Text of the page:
Video by America’s Voice.

The Federation for American Immigration Reform (FAIR) released another report claiming that undocumented immigrants cost states much more than they pay in taxes.  This time the target was Colorado.  As is the case for many restrictionist reports, FAIR’s conclusions are based on dubious “evidence” and assumptions, and often relies upon national level data to estimate Colorado-specific numbers.

FAIR claims to look at the costs of providing education, health care, and incarceration to undocumented immigrants.  But are they really looking at the undocumented population?

For example, the report assumes that most English language learners are undocumented, or the children of undocumented immigrants without anything to back up their claim.  Surely legal immigrants and their children are learning English in Colorado.  When looking into incarceration, FAIR includes “deportable aliens,” “suspected illegal aliens,” and immigrants with detainers, many of whom are legal immigrants, or even U.S. citizens who have been mistaken for immigrants.  FAIR assumes nearly all remittances are sent to home countries by undocumented immigrants, yet offers no proof that legal immigrants and citizens are not responsible for remittances as well.  Finally, FAIR includes the U.S. citizen children of undocumented immigrants in all of their estimates.  How can FAIR claim, with a straight face, to document the costs of undocumented immigrants when they clearly include legal immigrants and U.S. citizens in their calculations?

When discussing health care costs, the report claims that while undocumented immigrants are not eligible for Medicaid, “in practice may be used by them fraudulently with false documents.”  Funny, in 2006 Colorado passed a law requiring all Colorado residents to prove legal status or U.S. citizenship before they could receive most state benefits.  After the state spent $2 million to implement the new law, and countless U.S. citizens were denied benefits and services because they could not prove their citizenship, not a single undocumented immigrant was found fraudulently obtaining aid.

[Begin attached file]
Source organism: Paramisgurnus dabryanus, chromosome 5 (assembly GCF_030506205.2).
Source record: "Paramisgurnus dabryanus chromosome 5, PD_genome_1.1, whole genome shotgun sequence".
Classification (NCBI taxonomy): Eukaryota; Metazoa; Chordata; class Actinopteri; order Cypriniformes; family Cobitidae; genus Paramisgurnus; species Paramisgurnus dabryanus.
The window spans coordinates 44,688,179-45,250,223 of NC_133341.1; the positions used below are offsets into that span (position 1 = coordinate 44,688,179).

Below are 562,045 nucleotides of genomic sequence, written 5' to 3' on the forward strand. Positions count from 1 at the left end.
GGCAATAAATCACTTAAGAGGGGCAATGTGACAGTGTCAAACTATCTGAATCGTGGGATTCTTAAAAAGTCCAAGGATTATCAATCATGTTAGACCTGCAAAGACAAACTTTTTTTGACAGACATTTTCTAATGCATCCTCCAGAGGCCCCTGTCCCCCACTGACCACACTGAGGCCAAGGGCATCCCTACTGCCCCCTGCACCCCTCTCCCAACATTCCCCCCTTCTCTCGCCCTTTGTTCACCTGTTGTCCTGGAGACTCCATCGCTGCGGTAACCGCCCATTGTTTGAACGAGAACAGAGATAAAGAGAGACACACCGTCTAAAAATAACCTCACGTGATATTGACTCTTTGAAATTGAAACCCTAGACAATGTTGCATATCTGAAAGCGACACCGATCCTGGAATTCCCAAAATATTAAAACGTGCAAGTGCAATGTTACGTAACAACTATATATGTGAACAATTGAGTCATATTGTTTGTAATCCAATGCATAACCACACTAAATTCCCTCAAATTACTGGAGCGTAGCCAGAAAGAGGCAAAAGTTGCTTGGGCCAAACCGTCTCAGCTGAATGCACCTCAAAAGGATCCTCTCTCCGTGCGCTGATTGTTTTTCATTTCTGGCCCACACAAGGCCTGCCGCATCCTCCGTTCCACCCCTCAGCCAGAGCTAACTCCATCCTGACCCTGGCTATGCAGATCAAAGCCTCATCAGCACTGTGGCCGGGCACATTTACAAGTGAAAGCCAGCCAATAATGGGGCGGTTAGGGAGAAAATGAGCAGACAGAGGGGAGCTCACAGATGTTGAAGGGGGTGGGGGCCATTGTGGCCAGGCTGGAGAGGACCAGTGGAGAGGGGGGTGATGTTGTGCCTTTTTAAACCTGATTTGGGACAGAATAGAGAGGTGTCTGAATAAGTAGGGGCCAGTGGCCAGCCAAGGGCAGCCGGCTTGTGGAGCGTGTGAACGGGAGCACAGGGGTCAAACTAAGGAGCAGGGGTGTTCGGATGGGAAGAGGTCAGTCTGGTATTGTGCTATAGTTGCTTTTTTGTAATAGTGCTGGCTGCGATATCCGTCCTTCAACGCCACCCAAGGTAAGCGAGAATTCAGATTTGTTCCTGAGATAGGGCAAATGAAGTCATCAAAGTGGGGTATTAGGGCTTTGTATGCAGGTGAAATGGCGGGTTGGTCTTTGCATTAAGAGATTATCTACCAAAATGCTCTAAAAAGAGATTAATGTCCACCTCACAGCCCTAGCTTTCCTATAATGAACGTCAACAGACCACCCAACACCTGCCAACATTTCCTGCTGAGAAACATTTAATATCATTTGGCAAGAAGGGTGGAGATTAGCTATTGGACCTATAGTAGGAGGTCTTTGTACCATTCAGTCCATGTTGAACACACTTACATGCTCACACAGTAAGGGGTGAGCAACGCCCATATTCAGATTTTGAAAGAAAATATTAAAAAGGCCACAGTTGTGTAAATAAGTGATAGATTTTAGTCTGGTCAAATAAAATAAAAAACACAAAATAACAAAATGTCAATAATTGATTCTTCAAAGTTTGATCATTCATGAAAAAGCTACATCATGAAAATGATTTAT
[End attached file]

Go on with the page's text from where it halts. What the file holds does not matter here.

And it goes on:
FAIR claims that immigrant advocates often cheat when they claim undocumented immigrants are net benefits to the economy because they include things like increased production and value-added.  FAIR says their study is a strictly fiscal analysis, only including government costs and taxes paid.   But what FAIR does not include is just as telling as what is in the report.   For example, they do not discuss the public health benefits of immunizations, or the fact that childhood immunizations can prevent more expensive health-care costs down the line.  They do not cite the recent California study which found that undocumented immigrants receive even less health care benefits and are significantly less likely to use the emergency room than other non-citizens and U.S. citizens.

The report fails to recognize the costs of immigration enforcement and recommends that more police officers be trained under the 287(g) program, but does not mention the costs associated with that added responsibility.  They recommend more Colorado employers use E-Verify, but do not discuss the cost to those employers who use it.  Most paradoxically, FAIR recommends increasing bed space in detention centers, even though they singled out detention as one of the main costs associated with the undocumented population in the state.

One-sided reports that use dubious facts ignite strong emotions and harsh rhetoric, but do not lead to constructive debate.  If FAIR were serious about finding a reasonable solution, it would be looking at ways to integrate immigrants into the population and to legalize their status–thus increasing their fiscal contributions.